# Payoff Matrix

In game theory, a payoff matrix is a table in which strategies of one player are listed in rows and those of the other player in columns and the cells show payoffs to each player such that the payoff of the row player is listed first.

Payoff of a game is incremental gain/benefit or loss/cost that accrue to a player by executing its strategy given the strategy of the other player. The payoff depends on the context of the game. For example, firms deciding about their advertising budgets worry about their revenue, firms undertaking new investment in plant and machinery are interested in finding their rate of return and so on.

A payoff matrix is an important tool in game theory because it summarizes the necessary information and helps us determine whether a dominant strategy and/or a Nash equilibrium exist. It has application in oligopoly models, etc.

## Presentation

If the row player has n strategies and the column player has m strategies the number of cells in the matrix must be n × m and a total number of 2 × n × m payoff values must be there.

A payoff matrix lists the name of the row player to the left of the matrix and the name of the column player above the matrix. The strategies of the row player form the rows of the matrix and the strategies of the column player form its column. The payoff to the row player is always listed first in each cell but the actual presentation may vary as follows:

- The payoffs may be separated using a comma such that the payoffs to the row player appears to the left of the comma and the payoffs to the column player are listed to the right of the comma.
- Alternatively, the row payoff is listed in the bottom left of each cell and column payoff is shown in the upper right corner of the cell. Sometimes a diagonal is drawn inside the cell to separate the two payoffs. The example below illustrate different presentation methods.

## Example

Let’s consider two telecommunication operators: Row and Column. Currently, they share the market equally. There is a $50 million worth of untapped market. If Row expands its network, it will be able to capture the whole $50 million revenue if Column doesn’t expand its network, and vice versa. Similarly, if both expand their network, Row will get $20 million additional revenue and Column $30 million, but if no one expands its network, both gets zero additional revenue.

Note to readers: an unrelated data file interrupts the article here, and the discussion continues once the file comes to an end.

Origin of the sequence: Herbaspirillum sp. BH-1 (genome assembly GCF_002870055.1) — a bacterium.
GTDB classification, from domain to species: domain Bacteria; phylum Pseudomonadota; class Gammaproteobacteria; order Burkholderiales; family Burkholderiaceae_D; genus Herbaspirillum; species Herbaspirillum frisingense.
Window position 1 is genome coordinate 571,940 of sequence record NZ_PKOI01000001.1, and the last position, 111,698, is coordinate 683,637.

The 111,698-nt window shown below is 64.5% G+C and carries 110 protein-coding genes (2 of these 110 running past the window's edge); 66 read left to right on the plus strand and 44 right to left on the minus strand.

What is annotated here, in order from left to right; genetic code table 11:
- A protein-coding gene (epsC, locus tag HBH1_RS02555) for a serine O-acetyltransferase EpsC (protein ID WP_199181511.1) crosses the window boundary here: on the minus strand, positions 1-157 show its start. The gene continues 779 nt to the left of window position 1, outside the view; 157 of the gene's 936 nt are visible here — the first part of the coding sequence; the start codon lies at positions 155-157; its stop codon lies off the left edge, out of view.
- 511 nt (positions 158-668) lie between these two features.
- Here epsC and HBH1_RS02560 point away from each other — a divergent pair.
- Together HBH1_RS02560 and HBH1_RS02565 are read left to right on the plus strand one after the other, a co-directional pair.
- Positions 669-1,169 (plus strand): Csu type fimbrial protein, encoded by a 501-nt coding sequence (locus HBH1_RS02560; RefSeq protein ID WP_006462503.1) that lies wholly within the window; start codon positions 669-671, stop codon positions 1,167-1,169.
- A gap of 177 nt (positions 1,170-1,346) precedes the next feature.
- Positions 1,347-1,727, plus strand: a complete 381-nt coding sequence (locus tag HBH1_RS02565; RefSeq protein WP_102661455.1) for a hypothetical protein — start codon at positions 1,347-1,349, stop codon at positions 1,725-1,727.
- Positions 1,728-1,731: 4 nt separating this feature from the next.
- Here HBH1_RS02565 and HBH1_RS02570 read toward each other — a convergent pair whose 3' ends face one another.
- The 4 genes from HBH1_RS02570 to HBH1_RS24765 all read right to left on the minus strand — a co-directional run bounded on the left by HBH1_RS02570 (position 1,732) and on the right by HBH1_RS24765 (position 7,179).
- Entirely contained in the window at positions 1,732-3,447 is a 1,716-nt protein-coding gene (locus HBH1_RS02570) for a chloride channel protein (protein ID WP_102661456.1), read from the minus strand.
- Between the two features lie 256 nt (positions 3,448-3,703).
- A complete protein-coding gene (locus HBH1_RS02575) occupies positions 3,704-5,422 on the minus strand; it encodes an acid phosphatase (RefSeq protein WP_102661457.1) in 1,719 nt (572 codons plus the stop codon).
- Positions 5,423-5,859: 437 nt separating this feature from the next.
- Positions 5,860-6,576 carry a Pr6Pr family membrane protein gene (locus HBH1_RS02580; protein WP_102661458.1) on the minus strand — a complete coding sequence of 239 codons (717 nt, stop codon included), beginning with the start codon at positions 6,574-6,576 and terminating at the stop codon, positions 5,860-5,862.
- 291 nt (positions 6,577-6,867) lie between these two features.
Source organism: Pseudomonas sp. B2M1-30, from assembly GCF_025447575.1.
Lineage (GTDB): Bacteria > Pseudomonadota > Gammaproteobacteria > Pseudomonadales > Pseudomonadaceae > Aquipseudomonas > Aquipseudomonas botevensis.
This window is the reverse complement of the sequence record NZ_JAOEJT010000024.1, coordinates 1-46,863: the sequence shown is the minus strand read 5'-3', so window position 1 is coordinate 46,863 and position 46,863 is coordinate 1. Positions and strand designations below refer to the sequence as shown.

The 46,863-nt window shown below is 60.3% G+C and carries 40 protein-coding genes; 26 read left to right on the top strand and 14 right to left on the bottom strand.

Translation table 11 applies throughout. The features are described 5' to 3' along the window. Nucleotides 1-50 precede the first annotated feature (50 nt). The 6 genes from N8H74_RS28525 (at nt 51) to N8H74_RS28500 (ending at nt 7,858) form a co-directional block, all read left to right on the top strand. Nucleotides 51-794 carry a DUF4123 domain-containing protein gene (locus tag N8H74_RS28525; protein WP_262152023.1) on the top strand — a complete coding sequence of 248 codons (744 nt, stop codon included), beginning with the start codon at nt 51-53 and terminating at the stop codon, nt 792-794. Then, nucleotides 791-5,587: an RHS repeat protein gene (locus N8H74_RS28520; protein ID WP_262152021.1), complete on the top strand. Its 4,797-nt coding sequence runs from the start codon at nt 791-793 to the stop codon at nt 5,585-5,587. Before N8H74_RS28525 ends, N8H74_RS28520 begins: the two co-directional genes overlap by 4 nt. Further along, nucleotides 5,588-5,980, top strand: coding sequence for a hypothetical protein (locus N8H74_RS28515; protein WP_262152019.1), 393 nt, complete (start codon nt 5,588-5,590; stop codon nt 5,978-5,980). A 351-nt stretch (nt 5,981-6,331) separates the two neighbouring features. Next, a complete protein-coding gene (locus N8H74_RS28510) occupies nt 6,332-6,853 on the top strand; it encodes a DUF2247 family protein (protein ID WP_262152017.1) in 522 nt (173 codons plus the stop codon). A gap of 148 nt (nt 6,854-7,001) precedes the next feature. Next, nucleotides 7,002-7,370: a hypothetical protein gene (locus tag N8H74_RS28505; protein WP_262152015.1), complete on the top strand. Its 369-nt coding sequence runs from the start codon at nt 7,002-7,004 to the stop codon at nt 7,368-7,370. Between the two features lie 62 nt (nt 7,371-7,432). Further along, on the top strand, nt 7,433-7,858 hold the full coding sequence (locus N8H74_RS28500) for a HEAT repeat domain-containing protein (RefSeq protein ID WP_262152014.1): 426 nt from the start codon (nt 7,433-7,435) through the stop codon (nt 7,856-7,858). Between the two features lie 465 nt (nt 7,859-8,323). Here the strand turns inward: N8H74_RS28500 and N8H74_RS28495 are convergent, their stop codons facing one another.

Let’s create a payoff matrix for this game.

- There are two players: Row and Column and each has two strategies i.e. to expand or not to expand. Hence, there must be four cells in the matrix.
- We list Row as the player whose strategies are listed in rows in red and Column as the player whose strategies are tabulated in columns in blue.
- The upper left cell corresponds a strategy in which both firms expand. In such an eventuality, Row gets $20 million (which appears first) and Column gets $30 million (which appears last).
- The lower left cell corresponds to a strategy when Row does not expand but Column expands. The payoff to Row and Column in this case is 0 and $50 million respectively. This payoff reverses in the upper right corner which represents payoff when Row expands but Column doesn’t.
- The lower right cell represents a situation in which neither firm moves to capture the market, and both get a payoff of zero.

The following table shows the different ways in which the payoff matrix may be presented.

Payoffs represent revenue gain in millions of USD |
Column | ||
---|---|---|---|

Expand | Not Expand | ||

Row | Expand | 20,30 | 50,0 |

Not Expand | 0,50 | 0,0 |

Payoffs represent revenue gain in millions of USD |
Column | ||
---|---|---|---|

Expand | Not Expand | ||

Row | Expand | 30 20 |
0 50 |

Not Expand | 50 0 |
0 0 |

Payoffs represent revenue gain in millions of USD |
Column | ||
---|---|---|---|

Expand | Not Expand | ||

Row | Expand | 30 20 |
0 50 |

Not Expand | 50 0 |
0 0 |

Written by Obaidullah Jan, ACA, CFA and last modified on